Under Tom Coughlin, the tight end position has been a revolving door. He inherited Jeremy Shockey, who talked his way out of town, and other than one season of Martellus Bennett in 2012, no player has distinguished himself. Kevin Boss was solid, but never spectacular, and everyone wants to forget the Brandon Myers experiment. Larry Donnell had a decent season in 2014, and has showed potential. The exclusive rights free agent will certainly be re-signed, but he’s not going to be confused with Mark Bavaro any time soon.
Bavaro is the gold standard by which all Giants tight ends will forever be measured. A tough, devastating run blocker, he paved the way for Joe Morris and Ottis Anderson’s finest season’s on the ground. When not knocking opponents down, he would run down the middle of their defense and haul in clutch passes from Phil Simms, none more memorable than the Monday Night in San Francisco when he dragged everyone but the groundskeeper with him before finally succumbing. Donnell is a big target, at 6’6″ and 265 lbs, and although relatively slow in the 40 yard dash at 4.91 seconds, creates mismatches with his height and the box out skills he learned on the basketball court.
Daniel Fells came to the Giants in 2014 after missing the 2013 season, not due to injury, but because he was unsigned. The 6’4″, 252 lbs, 7 year veteran quietly had a solid season, turning in good efforts as both a run blocker and receiver. He posted 16 receptions in 20 targets, with 188 receiving yards and 4 touchdown. While no one will confuse him with Gronkowski or Jimmy Graham, Fells may be an under-the-radar solid second level signing in free agency and secure a low end starting role or share a spot with a young player as he did with Donnell. Reese will certainly attempt to re-sign him, but given the lack of quality players on the free agent tight ends on the market, that may prove a difficult proposition.
Adrien Robinson and Jerome Cunningham are also on the Giants roster. Robinson has never filled the potential advertised when he was taken in the 4th round of the 2012 draft. He was able to stay on the field in 2014 and make small contributions, but he was firmly the third tight end. Cunningham is an interesting, raw prospect out of Southern Connecticut State University, the 6’3″, 214 lbs rookie spent most of the season on the practice squad after impressing the coaches throughout training camp. If he takes a leap in his second season, he might supplant Robinson.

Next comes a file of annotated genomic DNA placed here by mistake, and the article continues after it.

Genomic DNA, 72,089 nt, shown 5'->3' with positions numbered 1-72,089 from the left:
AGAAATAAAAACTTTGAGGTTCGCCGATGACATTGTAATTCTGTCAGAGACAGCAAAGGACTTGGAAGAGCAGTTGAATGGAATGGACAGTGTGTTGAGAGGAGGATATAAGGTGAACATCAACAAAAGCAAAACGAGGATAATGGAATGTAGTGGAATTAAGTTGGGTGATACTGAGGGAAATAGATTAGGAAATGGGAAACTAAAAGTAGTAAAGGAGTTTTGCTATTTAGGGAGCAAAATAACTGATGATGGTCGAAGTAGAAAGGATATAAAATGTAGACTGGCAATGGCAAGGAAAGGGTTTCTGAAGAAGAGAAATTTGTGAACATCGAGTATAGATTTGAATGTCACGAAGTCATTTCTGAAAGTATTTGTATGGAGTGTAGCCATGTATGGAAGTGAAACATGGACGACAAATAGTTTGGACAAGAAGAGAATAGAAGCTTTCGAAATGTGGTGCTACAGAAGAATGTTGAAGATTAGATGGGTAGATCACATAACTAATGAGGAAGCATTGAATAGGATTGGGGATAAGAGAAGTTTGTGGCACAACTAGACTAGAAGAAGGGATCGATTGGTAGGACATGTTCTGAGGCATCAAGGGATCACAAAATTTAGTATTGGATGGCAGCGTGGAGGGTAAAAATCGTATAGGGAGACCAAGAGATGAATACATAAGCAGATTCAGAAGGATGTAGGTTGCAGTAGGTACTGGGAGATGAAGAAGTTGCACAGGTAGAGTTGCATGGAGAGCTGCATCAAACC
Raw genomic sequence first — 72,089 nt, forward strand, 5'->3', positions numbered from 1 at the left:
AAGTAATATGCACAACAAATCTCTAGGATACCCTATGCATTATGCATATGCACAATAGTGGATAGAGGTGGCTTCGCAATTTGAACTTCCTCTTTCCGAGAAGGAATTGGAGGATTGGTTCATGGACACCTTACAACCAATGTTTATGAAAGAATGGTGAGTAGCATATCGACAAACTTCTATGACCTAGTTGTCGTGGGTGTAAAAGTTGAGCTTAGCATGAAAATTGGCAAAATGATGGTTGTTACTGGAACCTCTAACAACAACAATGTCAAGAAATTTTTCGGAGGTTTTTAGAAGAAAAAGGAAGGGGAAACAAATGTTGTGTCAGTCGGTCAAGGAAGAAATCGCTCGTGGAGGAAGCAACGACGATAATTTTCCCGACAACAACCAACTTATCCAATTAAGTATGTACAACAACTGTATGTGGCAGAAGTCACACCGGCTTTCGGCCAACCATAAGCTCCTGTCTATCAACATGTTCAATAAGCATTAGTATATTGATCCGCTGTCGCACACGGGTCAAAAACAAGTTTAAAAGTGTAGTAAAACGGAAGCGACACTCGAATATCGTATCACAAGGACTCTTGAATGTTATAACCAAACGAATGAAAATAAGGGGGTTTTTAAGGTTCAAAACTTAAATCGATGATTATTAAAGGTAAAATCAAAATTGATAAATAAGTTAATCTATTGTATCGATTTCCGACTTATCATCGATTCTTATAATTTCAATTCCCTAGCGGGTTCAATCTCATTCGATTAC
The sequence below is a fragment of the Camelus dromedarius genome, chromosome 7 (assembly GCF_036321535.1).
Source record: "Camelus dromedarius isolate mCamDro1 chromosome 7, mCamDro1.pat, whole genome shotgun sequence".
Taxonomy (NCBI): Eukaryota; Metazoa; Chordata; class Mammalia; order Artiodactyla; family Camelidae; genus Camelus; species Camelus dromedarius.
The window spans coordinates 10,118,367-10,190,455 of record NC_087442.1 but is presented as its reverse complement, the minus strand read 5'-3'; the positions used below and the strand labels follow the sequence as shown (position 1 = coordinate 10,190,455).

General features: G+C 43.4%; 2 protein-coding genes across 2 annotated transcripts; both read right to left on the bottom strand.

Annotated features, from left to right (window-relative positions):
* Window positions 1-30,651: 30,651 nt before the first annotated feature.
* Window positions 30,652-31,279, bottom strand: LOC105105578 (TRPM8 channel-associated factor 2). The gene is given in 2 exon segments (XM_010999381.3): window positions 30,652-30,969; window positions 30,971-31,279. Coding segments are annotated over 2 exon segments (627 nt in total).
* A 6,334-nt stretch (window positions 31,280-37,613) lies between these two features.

To be a truly elite tight end in the NFL, a Rob Gronkowski, a player must be able to block for the running game and present match up problems for opposing defenses. No player in this year’s free agency class meets that standard, and therefore there are no “Premium” players listed below. Now that everyone is thinking “What about Jordan Cameron? And Julius Thomas?” an explanation is in order.
Cameron has suffered a concussion severe enough to cause him to miss games in each of the past three seasons. Given the NFL’s added scrutiny of player head injuries following the legal action taken by former players (Lay the blame there, not on the owners, Roger Goodell, or the officials), signing Cameron comes with increased risk. He is also a horrific run blocker, which explains why the Browns running game has been lackluster despite a good offensive line. Cameron has started 29 games in the past three seasons and put up an impressive 124 receptions for 1,567 yards receiving and 10 touchdown despite the revolving door at quarterback in Cleveland, but he is not worth a long term contract or big money given his injury risk and lack of run blocking skill.